Distortion; if you want one word to sum up Hudson Mohawke’s second LP, it would be that.
Intro ‘Lantern’ starts with the sound of broken electronics, and a massive hoover-esque synth, and some heavily distorted whistling that serves to grate and make the listener uncomfortable, reminding you that he’s on Warp Records, and not just the guy who produces for Kanye West.
However, ‘Very First Breath’ is a straight up electro pop number, using huge kicks as almost all of the bass and overlapping synths that reach higher and higher, whilst a fairly unforgettable vocal from Irlane asking us to “bring us back to our very first breath”.
After scratching a soul record to death whilst slamming skittish snares over the top for ‘Ryderz’, HudMo again gets the guest vocalists (Ruckazoid & Devaeux) in for ‘Warriors’, but again the content of the lyrics seems disposable, “we don’t care cos love is what we’re fighting for”.
We return to the instrumentals for ‘Kettles’, which is a piece of incidental classical music, perhaps a pitch for a future film score, although he doesn’t forget to through in a bit of distortion on the brass section, giving the sound a much more scratchy edge than a real orchestra would provide.
The synth brass continues for the excellently named, and much missed, ‘Scud Books’, which returns to a more signature sound; high synths, lack of bass other than the drum, skittish sounds and lots of stuff going on.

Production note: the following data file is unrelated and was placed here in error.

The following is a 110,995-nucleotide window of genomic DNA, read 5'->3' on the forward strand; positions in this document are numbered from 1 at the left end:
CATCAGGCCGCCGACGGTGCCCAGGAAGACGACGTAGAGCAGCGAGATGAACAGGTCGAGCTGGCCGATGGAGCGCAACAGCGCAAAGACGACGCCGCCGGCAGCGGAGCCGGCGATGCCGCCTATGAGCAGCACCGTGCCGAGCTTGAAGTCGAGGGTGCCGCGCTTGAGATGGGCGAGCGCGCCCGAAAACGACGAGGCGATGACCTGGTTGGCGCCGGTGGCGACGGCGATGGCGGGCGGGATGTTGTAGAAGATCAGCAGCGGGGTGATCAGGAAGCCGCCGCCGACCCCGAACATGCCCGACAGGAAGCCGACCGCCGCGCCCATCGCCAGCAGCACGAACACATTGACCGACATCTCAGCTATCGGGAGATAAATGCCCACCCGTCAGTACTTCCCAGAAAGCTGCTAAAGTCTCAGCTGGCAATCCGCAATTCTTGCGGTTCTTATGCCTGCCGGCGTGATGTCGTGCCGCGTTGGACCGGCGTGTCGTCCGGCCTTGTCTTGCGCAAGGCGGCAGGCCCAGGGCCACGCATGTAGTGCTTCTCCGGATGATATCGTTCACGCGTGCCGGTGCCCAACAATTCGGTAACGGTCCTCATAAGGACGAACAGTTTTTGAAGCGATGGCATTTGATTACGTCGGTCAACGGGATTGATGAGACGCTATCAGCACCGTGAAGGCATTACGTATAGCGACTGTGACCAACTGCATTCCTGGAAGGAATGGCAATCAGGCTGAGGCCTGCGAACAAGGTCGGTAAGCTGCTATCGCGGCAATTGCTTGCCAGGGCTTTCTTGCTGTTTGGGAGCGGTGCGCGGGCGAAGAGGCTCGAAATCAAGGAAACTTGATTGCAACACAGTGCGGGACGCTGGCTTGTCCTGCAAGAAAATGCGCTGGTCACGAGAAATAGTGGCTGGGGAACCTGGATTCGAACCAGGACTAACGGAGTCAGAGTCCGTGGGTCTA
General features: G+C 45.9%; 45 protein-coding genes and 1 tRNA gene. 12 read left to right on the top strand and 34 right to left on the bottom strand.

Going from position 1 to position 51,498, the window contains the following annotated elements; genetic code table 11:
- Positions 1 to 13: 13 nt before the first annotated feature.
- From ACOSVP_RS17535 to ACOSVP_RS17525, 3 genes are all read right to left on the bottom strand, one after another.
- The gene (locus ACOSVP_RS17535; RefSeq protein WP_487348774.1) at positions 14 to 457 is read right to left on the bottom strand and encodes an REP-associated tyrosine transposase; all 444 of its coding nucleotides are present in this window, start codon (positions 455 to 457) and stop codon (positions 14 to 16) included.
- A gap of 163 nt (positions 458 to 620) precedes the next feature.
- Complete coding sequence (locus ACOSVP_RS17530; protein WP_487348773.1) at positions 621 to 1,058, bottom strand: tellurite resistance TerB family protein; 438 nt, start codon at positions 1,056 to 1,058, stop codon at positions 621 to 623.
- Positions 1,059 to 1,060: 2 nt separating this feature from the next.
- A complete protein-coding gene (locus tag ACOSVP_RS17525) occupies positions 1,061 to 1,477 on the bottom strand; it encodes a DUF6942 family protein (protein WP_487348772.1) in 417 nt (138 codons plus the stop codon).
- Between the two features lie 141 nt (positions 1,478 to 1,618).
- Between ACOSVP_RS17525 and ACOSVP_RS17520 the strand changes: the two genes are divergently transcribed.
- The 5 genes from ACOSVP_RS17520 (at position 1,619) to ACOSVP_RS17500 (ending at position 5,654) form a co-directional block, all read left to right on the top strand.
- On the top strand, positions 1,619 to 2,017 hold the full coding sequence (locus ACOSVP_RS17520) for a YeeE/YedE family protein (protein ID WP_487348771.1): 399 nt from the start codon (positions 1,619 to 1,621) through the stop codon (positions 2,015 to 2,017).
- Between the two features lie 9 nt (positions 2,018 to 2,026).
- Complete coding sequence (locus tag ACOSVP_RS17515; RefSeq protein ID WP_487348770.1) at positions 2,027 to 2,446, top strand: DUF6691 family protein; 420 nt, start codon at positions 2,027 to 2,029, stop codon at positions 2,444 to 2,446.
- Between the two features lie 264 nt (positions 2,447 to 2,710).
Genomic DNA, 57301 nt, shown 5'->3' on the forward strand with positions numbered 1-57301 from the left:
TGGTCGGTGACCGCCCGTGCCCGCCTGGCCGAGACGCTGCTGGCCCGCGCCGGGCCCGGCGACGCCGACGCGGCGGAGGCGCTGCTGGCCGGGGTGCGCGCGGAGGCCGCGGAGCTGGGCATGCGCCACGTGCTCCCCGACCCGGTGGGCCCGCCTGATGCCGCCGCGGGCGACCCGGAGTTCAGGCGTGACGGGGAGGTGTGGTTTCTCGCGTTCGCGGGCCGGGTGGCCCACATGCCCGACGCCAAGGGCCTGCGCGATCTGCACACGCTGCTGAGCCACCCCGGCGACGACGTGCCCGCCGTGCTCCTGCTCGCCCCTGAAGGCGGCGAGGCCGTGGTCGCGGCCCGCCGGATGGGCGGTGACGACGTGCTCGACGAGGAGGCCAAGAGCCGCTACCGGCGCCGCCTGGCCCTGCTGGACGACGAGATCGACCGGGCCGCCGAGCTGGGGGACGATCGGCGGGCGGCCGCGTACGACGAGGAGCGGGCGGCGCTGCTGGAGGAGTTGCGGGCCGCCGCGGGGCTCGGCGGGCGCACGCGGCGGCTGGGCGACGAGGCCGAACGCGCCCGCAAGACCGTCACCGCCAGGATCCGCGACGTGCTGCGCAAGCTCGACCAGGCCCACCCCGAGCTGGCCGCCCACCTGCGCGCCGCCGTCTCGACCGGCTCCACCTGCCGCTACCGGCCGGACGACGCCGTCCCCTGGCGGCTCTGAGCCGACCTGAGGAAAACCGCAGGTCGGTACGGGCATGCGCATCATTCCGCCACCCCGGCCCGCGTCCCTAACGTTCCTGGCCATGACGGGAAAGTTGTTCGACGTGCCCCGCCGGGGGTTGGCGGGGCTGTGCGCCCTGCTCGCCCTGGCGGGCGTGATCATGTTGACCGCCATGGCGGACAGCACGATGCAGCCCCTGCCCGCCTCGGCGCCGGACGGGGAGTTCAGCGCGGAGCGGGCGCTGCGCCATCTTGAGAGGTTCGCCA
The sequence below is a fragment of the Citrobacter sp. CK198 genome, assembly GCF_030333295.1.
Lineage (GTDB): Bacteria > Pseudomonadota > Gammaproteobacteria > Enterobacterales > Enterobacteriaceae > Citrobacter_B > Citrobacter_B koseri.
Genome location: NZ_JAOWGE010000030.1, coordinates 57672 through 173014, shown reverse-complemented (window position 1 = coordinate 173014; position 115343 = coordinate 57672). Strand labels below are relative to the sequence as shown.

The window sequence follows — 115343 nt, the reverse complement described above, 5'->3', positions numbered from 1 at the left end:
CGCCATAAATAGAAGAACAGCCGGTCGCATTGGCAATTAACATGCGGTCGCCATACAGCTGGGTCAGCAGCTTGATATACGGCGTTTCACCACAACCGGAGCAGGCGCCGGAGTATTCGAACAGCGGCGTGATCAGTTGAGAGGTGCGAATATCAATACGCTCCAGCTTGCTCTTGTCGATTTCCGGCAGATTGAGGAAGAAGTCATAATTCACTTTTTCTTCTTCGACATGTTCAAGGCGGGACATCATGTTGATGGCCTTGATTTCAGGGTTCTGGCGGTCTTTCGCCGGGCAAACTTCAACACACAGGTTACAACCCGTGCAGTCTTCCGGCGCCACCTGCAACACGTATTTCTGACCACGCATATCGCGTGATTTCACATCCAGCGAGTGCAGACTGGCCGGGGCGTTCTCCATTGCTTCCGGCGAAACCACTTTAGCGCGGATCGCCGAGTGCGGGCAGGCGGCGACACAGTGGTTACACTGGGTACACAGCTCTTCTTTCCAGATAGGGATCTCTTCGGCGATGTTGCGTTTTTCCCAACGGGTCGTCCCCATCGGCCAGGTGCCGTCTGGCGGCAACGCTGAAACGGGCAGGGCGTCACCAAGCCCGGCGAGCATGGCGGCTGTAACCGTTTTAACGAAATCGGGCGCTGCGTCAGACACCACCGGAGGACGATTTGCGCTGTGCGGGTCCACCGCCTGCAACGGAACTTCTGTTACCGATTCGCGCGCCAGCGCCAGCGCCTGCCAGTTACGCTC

‘Indian Steps’ gets a lot out of Antony Johnson’s croon, with stalky lyrics “I’m standing by, the side of your house, waiting and waiting, because I know you’re sleeping”, and lets the singer take centre stage for at least a minute before submerging his voice into the sound, then letting it up to breathe again, before submerging it again; the voice and the music battling each other for supremacy, before ending in a minute of cacophonic ground loop sounding harshness, as if to signify the music’s victory over the vocals.
‘Lil Djembe’ is just that, a little Djembe drum, which sounds as if it’s straight from Aphex Twin’s playbook; childish, creepy and fun, and marks the start of the second half of the album.
There are a couple more guest vocalists on the record, Miguel and Jhene Aiko, and the tracks that they sing on (‘Deepspace’ and ‘Resistance’ respectively) work better that the earlier vocal tracks, whereas the other instrumentals range from chiptune (‘Shadows’) to trance (‘System’), before ending on the totally unexpected stadium rock of ‘Brand New World’, which sounds like it just needs Van Halen telling you to jump to complete it.
It’s hard to know where you stand with Hudson Mohawke; he probably likes it that way.
Words: Stevie Williams